For the Macaron Shells:
- 130g powdered sugar
- 120g almond flour
- 105g egg whites (about 3)
- 100g granulated sugar
- 1 tsp vanilla paste
For the Swiss Meringue Buttercream:
- 72g egg whites (about 2)
- 150g granulated sugar
- ½ tsp salt
- 170g unsalted butter (room temp but on the cooler side; 1 ½ sticks)
- ½ tsp vanilla paste
- 150g reduced pumpkin puree (start with 200g canned pumpkin puree)
- 1 tsp pumpkin pie spice
For the Macaron Shells:
- Prepare a macaron template by using a large piping tip or small round cookie cutter of about 1 ½″ in size to trace circles about 2 inches a apart on one sheet of parchment paper. You will place this under another piece of parchment paper when ready to pipe the macaron shells.
- In a medium bowl, sift the powdered sugar and almond flour twice.
- Next, heat the egg whites and granulated sugar over a double boiler until the sugar has dissolved or until the temperature is about 120 degrees F.
- Transfer the egg white mixture to a large bowl or a bowl of a stand mixer fitted with a whisk attachment. Whisk until the meringue reaches soft peaks. At this point, you can add the vanilla paste.
- Continue whisking the meringue until stiff peaks form. The best way to test if it is ready is by turning the bowl upside down. If the meringue does not fall or move at all, then it is ready.
- Start the macaronage by folding in ⅓ of the dry ingredients. Mix carefully with a silicone spatula by scraping aroung the sides of the bowl, then through the middle of the batter. Do this a few times until it is mostly combined.
- Add the remainder of the dry ingredients, folding with the same gentle method. Once the dry ingredients are fully incorporated, begin spreading the batter along the sides of the bowl to deflate it slightly. I find that this mixing method ensures that the shells do not bake up hollow. Continue scraping around the sides of the bowl and through the middle. The mixture is ready when you can draw several figure eights without the batter breaking.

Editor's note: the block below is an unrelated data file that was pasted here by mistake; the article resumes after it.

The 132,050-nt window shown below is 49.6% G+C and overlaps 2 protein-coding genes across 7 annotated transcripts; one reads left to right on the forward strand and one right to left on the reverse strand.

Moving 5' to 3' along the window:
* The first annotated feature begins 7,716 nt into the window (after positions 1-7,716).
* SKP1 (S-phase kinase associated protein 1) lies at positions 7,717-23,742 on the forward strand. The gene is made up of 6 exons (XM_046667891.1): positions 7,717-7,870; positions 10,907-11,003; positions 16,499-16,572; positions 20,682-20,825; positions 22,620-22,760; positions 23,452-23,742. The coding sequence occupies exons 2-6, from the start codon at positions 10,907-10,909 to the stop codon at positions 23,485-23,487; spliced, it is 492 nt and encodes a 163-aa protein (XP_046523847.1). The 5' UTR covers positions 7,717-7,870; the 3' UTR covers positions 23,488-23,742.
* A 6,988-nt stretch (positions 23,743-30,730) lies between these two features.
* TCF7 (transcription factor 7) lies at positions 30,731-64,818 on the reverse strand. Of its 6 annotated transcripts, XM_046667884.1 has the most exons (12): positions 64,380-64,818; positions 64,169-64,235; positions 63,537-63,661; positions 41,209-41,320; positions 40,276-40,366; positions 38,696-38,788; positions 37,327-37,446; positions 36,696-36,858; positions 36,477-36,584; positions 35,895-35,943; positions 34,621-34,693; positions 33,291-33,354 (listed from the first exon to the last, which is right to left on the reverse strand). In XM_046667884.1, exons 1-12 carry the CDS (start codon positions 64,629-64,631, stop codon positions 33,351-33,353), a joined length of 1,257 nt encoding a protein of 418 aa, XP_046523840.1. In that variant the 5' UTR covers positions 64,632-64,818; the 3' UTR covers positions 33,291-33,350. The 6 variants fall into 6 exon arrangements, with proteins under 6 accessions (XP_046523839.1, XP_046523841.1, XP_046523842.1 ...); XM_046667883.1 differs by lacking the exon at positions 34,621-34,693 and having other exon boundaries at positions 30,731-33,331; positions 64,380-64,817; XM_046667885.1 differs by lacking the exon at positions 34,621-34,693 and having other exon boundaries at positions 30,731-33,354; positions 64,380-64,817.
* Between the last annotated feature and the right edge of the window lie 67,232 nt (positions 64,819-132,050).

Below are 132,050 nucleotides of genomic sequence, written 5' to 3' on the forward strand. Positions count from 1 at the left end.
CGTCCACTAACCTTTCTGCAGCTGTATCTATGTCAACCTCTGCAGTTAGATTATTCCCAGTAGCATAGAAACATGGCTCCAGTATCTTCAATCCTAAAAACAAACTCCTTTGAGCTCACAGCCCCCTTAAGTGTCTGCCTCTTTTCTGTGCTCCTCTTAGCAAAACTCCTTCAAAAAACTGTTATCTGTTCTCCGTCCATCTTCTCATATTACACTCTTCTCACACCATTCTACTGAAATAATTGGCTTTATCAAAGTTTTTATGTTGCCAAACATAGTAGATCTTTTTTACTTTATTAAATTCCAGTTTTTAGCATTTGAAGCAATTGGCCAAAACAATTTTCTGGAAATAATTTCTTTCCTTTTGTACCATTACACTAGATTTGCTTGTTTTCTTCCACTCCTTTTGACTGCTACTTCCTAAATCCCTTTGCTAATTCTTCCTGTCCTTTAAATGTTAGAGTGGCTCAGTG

- Transfer the mixture to a piping bag with a small round piping tip (I used Ateco 802). Place your macaron template under another piece of parchment paper on a baking sheet and pipe perpendicular to fill in each circle. Carefully remove the template and tap the baking sheet on the on counter a few times in order to release any air bubbles. It also helps to bang on the bottom of the baking sheet with your hand.
- Let the macarons rest for about 30-40 minutes, or until they are dry and no batter comes away when you touch them. Toward the end of the resting time, preheat the oven to 300 degrees F. Bake the macarons for about 8-12 minutes. Allow to cool completely before removing them from the baking sheet.
For the Swiss Meringue Buttercream:
- In a double boiler, heat the egg whites, sugar, and salt, whisking frequently until it reaches 160 degrees F or until the sugar is completely dissolved and the egg whites do not feel grainy.
- Transfer the egg white mixture into a bowl of a stand mixer with a whisk attachment. Whisk on high speed until stiff peaks form. Turn the mixer down to low speed, and wait until the meringue cools down to at least 85 degrees F.
- While the meringue is cooling down on low speed, reduce the pumpkin puree. Add 200g of pumpkin to a small saucepan and heat over medium heat, stirring frequently. Heat for about 5 minutes, then weigh out 150g in a small bowl. Add the pumpkin pie spice to the reduced pumpkin. Set aside to cool.
- Cut the butter into cubes and add to the meringue one piece at a time, allowing each piece to fully incorporate before adding the next. Once all of the butter is added, it will likely look curdled, but keep beating for a few more minutes and it will come together.
- Once the buttercream has mostly come together, change the whisk attachment to the paddle and keep mixing on low speed until homogenous and smooth.
- Add the vanilla paste and reduced pumpkin, mixing until fully combined.
- Transfer the buttercream to a piping bag fitted with a star tip (I used Ateco 864).
- Pair the macaron shells up and pipe the buttercream onto the bottom shell, then place the paired shell on top, pressing down slightly to ensure they stick together.
Keywords: pumpkin macarons, pumpkin spice macarons, pumpkin buttercream